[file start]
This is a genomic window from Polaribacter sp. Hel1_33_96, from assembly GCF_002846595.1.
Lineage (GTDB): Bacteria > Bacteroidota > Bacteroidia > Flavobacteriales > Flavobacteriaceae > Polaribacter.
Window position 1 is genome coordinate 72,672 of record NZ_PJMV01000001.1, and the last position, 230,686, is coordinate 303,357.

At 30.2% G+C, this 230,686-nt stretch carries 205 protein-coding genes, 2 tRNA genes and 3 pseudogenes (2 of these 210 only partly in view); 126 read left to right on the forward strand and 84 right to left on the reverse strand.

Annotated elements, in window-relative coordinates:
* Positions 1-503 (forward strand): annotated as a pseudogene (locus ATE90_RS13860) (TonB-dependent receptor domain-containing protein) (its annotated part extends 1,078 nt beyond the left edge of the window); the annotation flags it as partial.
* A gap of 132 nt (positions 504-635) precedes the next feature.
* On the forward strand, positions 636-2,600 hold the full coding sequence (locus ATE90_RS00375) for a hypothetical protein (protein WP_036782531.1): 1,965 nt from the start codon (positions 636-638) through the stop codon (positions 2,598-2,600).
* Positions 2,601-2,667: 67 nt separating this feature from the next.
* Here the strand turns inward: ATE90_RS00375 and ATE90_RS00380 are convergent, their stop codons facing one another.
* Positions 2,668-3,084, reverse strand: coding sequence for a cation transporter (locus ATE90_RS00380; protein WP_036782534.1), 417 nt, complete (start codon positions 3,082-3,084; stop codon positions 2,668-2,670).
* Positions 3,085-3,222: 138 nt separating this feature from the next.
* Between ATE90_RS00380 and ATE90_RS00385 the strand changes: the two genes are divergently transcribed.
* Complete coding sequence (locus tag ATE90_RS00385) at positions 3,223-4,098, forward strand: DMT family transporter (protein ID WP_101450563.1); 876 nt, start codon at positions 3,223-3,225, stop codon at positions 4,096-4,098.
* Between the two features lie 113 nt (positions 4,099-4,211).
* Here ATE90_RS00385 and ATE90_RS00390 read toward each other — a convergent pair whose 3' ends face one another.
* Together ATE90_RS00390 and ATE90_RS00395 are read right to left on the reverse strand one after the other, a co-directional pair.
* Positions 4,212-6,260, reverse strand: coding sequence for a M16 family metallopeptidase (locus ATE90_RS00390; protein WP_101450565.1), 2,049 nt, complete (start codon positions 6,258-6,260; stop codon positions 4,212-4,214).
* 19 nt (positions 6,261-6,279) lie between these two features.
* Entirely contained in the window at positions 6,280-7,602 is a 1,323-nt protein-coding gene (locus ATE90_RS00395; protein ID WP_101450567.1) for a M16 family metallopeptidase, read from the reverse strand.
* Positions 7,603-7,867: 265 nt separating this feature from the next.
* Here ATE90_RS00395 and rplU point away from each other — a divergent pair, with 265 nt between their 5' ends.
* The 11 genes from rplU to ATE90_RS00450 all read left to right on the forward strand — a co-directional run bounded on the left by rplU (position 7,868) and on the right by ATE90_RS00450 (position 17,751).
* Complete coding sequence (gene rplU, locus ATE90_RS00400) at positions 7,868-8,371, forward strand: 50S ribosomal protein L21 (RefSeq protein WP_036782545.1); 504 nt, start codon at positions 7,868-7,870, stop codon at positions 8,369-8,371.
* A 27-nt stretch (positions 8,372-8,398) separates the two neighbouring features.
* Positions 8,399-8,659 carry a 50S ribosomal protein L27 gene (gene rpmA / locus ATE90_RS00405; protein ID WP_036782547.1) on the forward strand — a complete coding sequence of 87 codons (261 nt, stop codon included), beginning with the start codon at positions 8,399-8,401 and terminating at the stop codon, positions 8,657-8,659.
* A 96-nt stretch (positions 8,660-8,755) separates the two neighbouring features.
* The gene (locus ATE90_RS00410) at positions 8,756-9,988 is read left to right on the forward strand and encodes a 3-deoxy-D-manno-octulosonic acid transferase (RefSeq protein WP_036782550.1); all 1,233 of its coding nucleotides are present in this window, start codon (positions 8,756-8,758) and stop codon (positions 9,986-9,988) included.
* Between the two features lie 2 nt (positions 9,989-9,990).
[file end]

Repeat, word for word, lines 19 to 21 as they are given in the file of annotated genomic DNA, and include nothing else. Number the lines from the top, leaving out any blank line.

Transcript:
* 19 nt (positions 6,261-6,279) lie between these two features.
* Entirely contained in the window at positions 6,280-7,602 is a 1,323-nt protein-coding gene (locus ATE90_RS00395; protein ID WP_101450567.1) for a M16 family metallopeptidase, read from the reverse strand.
* Positions 7,603-7,867: 265 nt separating this feature from the next.